The Lincoln Memorial is an American national monument built to honor the 16th President of the United States, Abraham Lincoln. It is located on the National Mall in Washington, D.C., across from the Washington Monument. The architect was Henry Bacon, the sculptor of the primary statue – Abraham Lincoln, 1920 – was Daniel Chester French, and the painter of the interior murals was Jules Guerin. Dedicated in 1922, it is one of several monuments built to honor an American president.
The building is in the form of a Greek Doric temple and contains a large seated sculpture of Abraham Lincoln and inscriptions of two well-known speeches by Lincoln, The Gettysburg Address and his Second Inaugural Address. The memorial has been the site of many famous speeches, including Martin Luther King's "I Have a Dream" speech, delivered on August 28, 1963, during the rally at the end of the March on Washington for Jobs and Freedom.
Like other monuments on the National Mall – including the nearby Vietnam Veterans Memorial, Korean War Veterans Memorial, and National World War II Memorial – the memorial is administered by the National Park Service under its National Mall and Memorial Parks group. It has been listed on the National Register of Historic Places since October 15, 1966. It is open to the public 24 hours a day. In 2007, it was ranked seventh on the List of America's Favorite Architecture by the American Institute of Architects.
"In this temple, as in the hearts of the people for whom he saved the Union, the memory of Abraham Lincoln is enshrined forever." Beneath these words, the 16th President of the United States sits immortalized in marble as an enduring symbol of unity, strength, and wisdom.
Lincoln Park is an urban park located in the Capitol Hill neighborhood of Washington, D.C. The largest Capitol Hill Park, Pierre L'Enfant included it in his original 1791 plan for the District of Columbia, intending it for public use. L'Enfant planned it to be the point from which all distances in North America would be measured, although it was not ultimately utilized for this purpose. It was known historically as Lincoln Square.
Laid out in L'Enfant's plan for Washington as a square to hold a monumental column from which point all distances on the continent would be measured, Lincoln Park was slow to develop, and, in fact, was used for years as a dumping ground. During the Civil War, it was the site of Lincoln Hospital, named after the President, and among the places visited by Walt Whitman, who made rounds to comfort the injured and dying soldiers. The name apparently stuck and, in 1867, Congress authorized it to be called Lincoln Square as a memorial to the martyred leader, the first site to bear his name. Lincoln Park is also the location for the Emancipation Monument
Luray Caverns, that was originally called Luray Cave, is a large, celebrated commercial cave just west of Luray, Virginia, USA, which has drawn many visitors since its discovery in 1878. The underground cavern system is generously adorned with speleothems (columns, mud flows, stalactites, stalagmites, flowstone, mirrored pools, etc.). The caverns are perhaps best known for the Great Stalacpipe Organ, a lithophone made from solenoid fired strikers that tap stalactites of various sizes to produce tones similar to those of xylophones, tuning forks, or bells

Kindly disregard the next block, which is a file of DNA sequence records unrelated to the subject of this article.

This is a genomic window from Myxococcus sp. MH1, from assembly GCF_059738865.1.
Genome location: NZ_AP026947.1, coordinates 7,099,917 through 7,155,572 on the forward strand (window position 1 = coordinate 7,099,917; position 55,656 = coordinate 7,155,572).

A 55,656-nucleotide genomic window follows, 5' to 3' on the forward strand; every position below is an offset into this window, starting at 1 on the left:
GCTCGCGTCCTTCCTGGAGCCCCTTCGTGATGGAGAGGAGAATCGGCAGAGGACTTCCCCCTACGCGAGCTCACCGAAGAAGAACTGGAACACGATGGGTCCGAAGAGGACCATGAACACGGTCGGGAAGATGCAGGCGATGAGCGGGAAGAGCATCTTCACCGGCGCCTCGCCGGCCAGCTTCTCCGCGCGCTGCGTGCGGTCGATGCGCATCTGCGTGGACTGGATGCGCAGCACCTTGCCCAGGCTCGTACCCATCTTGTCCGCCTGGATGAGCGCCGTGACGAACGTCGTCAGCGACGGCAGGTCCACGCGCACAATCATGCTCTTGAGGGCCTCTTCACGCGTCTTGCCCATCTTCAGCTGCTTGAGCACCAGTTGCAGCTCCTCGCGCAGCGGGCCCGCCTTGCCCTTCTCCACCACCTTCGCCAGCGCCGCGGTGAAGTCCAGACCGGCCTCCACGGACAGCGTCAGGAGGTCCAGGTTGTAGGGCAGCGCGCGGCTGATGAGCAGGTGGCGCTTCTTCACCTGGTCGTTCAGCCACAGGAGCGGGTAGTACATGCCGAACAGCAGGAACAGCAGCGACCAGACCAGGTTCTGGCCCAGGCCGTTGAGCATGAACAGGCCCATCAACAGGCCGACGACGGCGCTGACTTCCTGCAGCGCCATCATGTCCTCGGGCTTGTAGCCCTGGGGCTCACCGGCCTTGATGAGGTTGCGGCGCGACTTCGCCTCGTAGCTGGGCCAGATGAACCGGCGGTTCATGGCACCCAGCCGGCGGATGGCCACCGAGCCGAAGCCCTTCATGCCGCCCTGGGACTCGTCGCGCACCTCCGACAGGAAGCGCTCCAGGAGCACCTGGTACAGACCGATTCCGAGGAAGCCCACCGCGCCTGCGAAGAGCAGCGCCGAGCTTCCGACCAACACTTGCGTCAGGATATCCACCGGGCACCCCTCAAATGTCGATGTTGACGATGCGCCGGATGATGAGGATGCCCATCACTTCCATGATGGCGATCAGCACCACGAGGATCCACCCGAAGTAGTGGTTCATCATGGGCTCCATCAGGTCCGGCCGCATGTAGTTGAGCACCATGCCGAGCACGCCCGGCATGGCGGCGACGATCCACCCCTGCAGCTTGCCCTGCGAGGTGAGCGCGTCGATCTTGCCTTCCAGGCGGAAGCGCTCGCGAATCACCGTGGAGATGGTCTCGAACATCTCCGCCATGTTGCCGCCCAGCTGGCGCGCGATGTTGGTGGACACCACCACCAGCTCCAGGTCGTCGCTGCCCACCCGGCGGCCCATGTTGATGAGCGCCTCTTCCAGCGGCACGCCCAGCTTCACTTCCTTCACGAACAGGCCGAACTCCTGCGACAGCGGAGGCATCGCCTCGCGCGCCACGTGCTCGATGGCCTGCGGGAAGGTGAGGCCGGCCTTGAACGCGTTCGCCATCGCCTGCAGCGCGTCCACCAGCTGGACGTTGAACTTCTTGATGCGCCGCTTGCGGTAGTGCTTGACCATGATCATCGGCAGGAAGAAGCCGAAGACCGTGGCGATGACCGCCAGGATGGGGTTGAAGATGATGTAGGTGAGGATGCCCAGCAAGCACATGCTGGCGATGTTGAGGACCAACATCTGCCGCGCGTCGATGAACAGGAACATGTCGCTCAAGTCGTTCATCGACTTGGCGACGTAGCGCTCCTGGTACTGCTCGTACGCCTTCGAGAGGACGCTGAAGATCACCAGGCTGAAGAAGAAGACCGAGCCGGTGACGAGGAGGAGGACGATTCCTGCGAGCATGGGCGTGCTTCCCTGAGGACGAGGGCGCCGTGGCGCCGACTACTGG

The Caverns are situated in the Shenandoah Valley just to the east of the Allegheny Range of the Appalachian Mountains in Luray, Virginia. The Valley extends from the Blue Ridge in the north to the south end of Massanutten Mountain. Cave Hill, 927 feet (283 m) above sea level, had long been an object of local interest on account of its pits and oval hollows or sinkholes (known as karst) through one of which the discoverers of Luray Caverns entered.
Luray Caverns does not date beyond the Tertiary period, though carved from the Silurian limestone. At some period, niches and already formed chambers were completely filled with water, highly charged with acid, which then slowly began to eat away at much of the softer material composing much of the walls, ceilings and floors. The one particular area that shows this high level of water is Elfin Ramble where water marks of oscillation are highly visible on the ceiling.
The temperature inside the caverns is uniformly 54 °F (12 °C), comparable to that of Mammoth Cave in Kentucky.
Manassas National Battlefield Park, located north of Manassas, in Prince William County, Virginia, preserves the site of two major American Civil War battles: the First Battle of Bull Run on July 21, 1861, and the Second Battle of Bull Run which was fought between August 28 and August 30, 1862 (also known as the First Battle of Manassas and the Second Battle of Manassas, respectively). The peaceful Virginia countryside bore witness to clashes between the armies of the North (Union) and the South (Confederacy), and it was there that Confederate General Thomas J. Jackson acquired his nickname "Stonewall."
Today the National Battlefield Park provides the opportunity for visitors to explore the historic terrain where men fought and died more than a century ago. More than 900,000 people visit the battlefield each year. (In comparison, roughly 15 million people annually visit nearby Washington, DC.) As a historic area under the National Park Service, the park was administratively listed on the National Register of Historic Places on October 15, 1966.
The Henry Hill Visitor Center, on Sudley Road by the south entrance to the park, offers exhibits and interpretation regarding the First Battle of Bull Run, including civil war era uniforms, weapons, field gear and an electronic battle map. The center offers the orientation film "Manassas: End of Innocence", as well as a bookstore